Prediction: 480,000 Plug-In Electric Vehicles To Be Sold Globally In 2015

APR 15 2015 BY STAFF 16

Nissan LEAFs

Nissan LEAFs

Mitsubishi Outlander PHEVs Lined Up In Montreal

Mitsubishi Outlander PHEVs Lined Up In Montreal

Analysts at Frost & Sullivan predicted that “over 480,000 EVs are expected be sold globally in 2015 with Europe and China projected as growth markets to watch out this year.”

Our own worldwide cumulative tally for calendar year 2014 came in at just over 320,000 plug-ins sold, so 480,000 would represent a 50% year-over-year increase.

Beyond that, the analysts forecast that the total number of electric cars on the road will “reach 10 million units by 2020 globally.”

Frost & Sullivan Program Manager, Anjan Hemanth Kumar, states:

“Vehicle manufacturers are not just under pressure to adopt green cars, but also need to find the right powertrain technology mix to bring down the fleet emission average.  Passenger car industry is pursuing advanced engine technologies such as downsizing, boosting, cylinder deactivation, advanced injection technologies and exhaust after treatment technologies. It is hard to find the right combination. On the other hand, electrification is a major trend witnessed globally from micro hybrids to battery and fuel cell vehicles.”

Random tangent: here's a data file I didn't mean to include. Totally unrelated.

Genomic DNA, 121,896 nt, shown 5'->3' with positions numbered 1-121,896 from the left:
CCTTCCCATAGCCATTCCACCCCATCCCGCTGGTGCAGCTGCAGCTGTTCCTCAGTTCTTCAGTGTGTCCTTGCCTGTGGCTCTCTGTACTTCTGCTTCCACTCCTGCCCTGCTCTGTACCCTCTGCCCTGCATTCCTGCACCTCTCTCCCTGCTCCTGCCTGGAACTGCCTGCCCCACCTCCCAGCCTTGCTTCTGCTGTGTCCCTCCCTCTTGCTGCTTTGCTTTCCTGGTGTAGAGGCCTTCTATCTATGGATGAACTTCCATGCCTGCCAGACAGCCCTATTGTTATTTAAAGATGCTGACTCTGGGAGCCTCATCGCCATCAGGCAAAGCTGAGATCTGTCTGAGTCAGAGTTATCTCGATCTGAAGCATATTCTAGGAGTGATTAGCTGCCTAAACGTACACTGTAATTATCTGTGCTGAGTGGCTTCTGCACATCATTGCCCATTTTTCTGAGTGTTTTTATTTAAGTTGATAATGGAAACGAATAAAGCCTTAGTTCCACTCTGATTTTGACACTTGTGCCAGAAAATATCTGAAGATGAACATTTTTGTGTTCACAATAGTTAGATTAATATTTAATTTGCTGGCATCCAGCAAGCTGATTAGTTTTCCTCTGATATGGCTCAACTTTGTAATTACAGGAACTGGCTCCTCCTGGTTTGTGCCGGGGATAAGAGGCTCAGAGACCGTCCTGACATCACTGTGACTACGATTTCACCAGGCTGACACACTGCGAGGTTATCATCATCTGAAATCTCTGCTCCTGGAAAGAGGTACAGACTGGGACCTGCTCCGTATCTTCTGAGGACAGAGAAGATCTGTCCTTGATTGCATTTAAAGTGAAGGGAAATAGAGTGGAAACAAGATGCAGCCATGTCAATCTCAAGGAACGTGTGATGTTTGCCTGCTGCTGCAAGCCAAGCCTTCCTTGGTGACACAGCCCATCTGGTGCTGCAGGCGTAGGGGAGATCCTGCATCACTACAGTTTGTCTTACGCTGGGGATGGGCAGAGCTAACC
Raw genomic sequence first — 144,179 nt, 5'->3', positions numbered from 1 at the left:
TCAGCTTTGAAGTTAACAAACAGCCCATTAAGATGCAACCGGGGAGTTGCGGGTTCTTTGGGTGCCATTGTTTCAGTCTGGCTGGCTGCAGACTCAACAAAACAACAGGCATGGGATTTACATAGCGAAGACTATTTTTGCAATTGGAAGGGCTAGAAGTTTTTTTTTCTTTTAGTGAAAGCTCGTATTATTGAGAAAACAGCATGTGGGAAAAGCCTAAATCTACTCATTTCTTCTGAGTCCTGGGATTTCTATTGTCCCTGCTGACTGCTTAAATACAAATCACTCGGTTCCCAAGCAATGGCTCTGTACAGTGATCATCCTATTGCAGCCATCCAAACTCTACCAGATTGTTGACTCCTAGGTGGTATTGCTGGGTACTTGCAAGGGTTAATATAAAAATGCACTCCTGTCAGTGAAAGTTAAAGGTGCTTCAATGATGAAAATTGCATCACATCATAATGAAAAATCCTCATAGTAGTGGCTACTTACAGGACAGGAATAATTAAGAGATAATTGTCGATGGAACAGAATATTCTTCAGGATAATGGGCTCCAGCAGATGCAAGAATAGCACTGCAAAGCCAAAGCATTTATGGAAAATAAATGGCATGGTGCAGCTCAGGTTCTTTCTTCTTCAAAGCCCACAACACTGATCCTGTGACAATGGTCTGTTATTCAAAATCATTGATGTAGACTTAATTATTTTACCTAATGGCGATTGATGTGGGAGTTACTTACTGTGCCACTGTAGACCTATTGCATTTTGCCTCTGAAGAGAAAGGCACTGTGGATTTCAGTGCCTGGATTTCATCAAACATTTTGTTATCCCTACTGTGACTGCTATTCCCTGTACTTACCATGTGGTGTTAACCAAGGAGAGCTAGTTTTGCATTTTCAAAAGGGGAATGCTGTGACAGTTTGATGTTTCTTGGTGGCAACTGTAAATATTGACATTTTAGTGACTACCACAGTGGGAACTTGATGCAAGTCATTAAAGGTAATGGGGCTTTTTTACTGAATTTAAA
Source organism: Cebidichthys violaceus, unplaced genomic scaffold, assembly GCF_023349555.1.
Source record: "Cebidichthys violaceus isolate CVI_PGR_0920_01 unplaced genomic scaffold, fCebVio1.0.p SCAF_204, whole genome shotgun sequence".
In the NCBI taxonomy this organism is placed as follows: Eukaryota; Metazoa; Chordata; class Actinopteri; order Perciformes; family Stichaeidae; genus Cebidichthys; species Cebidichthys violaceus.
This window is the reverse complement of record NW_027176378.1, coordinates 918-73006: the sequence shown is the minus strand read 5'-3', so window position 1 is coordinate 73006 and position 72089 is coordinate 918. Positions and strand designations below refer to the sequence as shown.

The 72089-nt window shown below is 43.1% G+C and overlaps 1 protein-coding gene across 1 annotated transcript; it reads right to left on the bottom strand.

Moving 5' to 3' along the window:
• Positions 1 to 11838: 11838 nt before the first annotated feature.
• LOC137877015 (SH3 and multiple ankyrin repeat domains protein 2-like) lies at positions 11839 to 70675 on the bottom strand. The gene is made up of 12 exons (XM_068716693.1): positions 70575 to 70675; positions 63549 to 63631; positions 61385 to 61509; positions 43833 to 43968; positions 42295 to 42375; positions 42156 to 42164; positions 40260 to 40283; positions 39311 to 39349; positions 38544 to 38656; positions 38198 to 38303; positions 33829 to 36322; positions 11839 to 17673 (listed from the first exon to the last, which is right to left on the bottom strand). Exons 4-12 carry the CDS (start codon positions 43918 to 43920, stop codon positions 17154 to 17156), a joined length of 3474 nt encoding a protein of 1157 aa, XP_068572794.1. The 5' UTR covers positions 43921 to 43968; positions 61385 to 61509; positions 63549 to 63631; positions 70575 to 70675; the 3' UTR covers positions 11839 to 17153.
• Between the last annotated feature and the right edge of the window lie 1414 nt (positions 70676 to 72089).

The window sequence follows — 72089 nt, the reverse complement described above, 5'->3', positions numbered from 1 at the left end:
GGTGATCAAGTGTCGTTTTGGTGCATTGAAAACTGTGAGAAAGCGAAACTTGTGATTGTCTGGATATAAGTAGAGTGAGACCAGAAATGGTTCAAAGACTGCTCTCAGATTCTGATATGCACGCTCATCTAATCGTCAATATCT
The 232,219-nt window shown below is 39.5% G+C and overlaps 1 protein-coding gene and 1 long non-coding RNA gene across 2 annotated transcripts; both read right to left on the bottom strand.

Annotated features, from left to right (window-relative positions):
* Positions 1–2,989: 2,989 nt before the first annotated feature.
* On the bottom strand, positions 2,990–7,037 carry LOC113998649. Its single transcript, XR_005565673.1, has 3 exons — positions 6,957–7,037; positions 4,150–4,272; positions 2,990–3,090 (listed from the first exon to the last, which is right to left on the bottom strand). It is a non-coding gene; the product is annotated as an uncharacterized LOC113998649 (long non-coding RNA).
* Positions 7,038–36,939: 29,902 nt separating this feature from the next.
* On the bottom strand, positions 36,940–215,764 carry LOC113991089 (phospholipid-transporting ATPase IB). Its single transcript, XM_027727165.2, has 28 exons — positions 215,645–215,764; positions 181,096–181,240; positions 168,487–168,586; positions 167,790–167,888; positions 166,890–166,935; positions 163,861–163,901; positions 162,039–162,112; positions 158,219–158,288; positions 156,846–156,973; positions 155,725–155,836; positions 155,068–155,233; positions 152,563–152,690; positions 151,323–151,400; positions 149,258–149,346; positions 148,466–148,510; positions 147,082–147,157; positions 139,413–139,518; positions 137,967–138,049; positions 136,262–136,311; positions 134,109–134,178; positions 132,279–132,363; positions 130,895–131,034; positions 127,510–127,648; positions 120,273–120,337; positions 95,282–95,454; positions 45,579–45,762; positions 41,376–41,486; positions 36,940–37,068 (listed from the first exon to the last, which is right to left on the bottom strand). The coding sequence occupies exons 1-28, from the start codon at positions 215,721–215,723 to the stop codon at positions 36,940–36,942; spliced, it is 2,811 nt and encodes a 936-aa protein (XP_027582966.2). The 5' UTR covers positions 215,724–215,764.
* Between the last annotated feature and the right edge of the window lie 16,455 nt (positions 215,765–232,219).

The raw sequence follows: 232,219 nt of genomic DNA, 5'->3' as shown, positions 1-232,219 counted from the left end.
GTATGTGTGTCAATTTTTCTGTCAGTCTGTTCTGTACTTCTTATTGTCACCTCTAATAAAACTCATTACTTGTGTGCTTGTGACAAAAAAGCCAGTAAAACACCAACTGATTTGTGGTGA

Let’s hope that major trend shows no signs of slowing over time.

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16 Comments on "Prediction: 480,000 Plug-In Electric Vehicles To Be Sold Globally In 2015"

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While it’s always great to see year-on-year growth of plug-in EV sales, let’s put that 480,000 sales prediction into perspective. Here is a list of the top few best-selling gas guzzlers for 2014: